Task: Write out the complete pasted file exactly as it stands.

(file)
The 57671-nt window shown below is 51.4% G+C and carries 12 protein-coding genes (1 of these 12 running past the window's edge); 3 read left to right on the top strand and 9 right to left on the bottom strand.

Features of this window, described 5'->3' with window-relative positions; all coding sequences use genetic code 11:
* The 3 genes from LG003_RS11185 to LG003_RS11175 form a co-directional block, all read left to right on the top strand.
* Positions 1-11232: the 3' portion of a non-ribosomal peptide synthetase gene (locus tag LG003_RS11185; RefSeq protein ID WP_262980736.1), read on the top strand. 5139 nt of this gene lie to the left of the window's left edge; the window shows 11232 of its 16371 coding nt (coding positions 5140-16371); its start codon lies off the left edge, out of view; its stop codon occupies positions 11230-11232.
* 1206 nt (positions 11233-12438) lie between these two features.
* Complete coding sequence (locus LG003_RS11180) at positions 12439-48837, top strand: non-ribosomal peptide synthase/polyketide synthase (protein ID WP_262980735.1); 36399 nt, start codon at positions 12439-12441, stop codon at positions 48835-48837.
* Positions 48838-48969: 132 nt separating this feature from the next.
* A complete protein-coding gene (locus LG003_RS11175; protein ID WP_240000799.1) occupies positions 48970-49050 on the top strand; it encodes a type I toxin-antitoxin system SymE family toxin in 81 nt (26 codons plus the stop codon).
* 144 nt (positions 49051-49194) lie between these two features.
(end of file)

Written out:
The 57671-nt window shown below is 51.4% G+C and carries 12 protein-coding genes (1 of these 12 running past the window's edge); 3 read left to right on the top strand and 9 right to left on the bottom strand.

Features of this window, described 5'->3' with window-relative positions; all coding sequences use genetic code 11:
* The 3 genes from LG003_RS11185 to LG003_RS11175 form a co-directional block, all read left to right on the top strand.
* Positions 1-11232: the 3' portion of a non-ribosomal peptide synthetase gene (locus tag LG003_RS11185; RefSeq protein ID WP_262980736.1), read on the top strand. 5139 nt of this gene lie to the left of the window's left edge; the window shows 11232 of its 16371 coding nt (coding positions 5140-16371); its start codon lies off the left edge, out of view; its stop codon occupies positions 11230-11232.
* 1206 nt (positions 11233-12438) lie between these two features.
* Complete coding sequence (locus LG003_RS11180) at positions 12439-48837, top strand: non-ribosomal peptide synthase/polyketide synthase (protein ID WP_262980735.1); 36399 nt, start codon at positions 12439-12441, stop codon at positions 48835-48837.
* Positions 48838-48969: 132 nt separating this feature from the next.
* A complete protein-coding gene (locus LG003_RS11175; protein ID WP_240000799.1) occupies positions 48970-49050 on the top strand; it encodes a type I toxin-antitoxin system SymE family toxin in 81 nt (26 codons plus the stop codon).
* 144 nt (positions 49051-49194) lie between these two features.